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Libya’s National Oil Corporation (NOC) warned on Sunday that it could suspend operations at the Zawiya oil refinery if competent authorities fail to address recent security incidents at the 120,000-bpd refinery west of Tripoli.
The Zawiya refinery supplies western and southern Libya with fuel and the port at the refinery exports crude oil from Libya’s large Sharara oil field.
NOC’s board of directors have alerted the Petroleum Facilities Guard (PFG) and competent authorities that protection and security at the refinery have been lacking recently, the company said in a statement, citing two incidents over the past two weeks.
The most serious incident was an attack on October 2 on employees at the refinery, NOC said, adding that one employee had been kidnapped and later released, and company cars and personal property had been stolen. Then a group of gunmen attacked the refinery on October 10, “attacking industrial security personnel in an attempt to break open the oil mixing facility for personal gain - stealing a company vehicle in the process,” NOC said.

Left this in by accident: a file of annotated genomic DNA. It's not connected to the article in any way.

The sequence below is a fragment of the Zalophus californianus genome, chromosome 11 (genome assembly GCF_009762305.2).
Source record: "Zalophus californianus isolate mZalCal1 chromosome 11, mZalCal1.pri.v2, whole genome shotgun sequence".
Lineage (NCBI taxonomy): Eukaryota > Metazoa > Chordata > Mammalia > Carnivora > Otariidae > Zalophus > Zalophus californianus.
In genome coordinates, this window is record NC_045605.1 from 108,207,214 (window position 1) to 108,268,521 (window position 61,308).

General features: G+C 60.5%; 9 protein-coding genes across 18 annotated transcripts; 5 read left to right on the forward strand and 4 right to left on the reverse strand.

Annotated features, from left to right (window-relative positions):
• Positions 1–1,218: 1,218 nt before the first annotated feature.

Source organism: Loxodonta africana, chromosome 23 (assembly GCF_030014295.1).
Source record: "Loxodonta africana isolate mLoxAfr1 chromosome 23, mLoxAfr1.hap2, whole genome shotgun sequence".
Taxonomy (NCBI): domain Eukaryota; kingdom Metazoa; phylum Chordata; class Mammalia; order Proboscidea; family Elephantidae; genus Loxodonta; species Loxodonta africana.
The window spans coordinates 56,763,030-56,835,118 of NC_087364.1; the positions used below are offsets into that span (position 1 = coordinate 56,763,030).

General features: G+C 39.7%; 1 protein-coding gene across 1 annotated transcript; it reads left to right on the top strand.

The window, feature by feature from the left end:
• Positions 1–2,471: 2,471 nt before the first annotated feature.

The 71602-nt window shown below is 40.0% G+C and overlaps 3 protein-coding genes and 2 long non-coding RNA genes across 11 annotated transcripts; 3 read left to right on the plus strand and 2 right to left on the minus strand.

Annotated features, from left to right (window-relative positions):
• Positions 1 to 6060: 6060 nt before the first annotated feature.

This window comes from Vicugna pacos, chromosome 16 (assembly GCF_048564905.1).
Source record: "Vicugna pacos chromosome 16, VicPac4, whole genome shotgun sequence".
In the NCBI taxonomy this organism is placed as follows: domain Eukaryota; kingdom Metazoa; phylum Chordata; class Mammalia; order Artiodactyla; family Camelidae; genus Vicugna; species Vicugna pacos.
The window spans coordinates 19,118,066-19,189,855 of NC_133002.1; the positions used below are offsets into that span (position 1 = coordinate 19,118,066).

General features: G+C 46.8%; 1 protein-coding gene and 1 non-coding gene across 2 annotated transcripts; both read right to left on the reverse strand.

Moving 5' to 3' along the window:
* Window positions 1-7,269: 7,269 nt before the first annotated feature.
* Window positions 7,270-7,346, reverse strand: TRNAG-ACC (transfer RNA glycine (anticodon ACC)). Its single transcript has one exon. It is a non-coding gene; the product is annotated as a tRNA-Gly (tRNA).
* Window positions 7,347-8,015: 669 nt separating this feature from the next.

“The NOC board warned that any continuation or failure to address this situation, to ensure staff and site protection and increase security, will affect ongoing operations and result in their suspension,” the Libyan state oil company said.
“This situation is not sustainable, either from a worker security or production standpoint. We expect the most basic principles of security to be upheld by those guarding NOC facilities, and call upon the relevant authorities to remedy this inadequacy immediately,” NOC chairman Mustafa Sanalla said in the statement.
The latest incidents at Libyan oil facilities highlight the fragile state of the oil industry in the North African OPEC member, where attacks and blockades on oil facilities have frequently shut in oil production and exports.
Libya’s oil production was severely curtailed in June and July due to blockades on four ports, but output had recently recovered after the turbulent summer. Libyan oil production rose by 103,000 bpd from August to average 1.053 million bpd in September, as per OPEC secondary sources—the highest level since the middle of 2013, although still way off the 1.6-million-bpd production from before the civil war that began in 2011.
By Tsvetana Paraskova for Oilprice.com
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Tsvetana is a writer for Oilprice.com with over a decade of experience writing for news outlets such as iNVEZZ and SeeNews.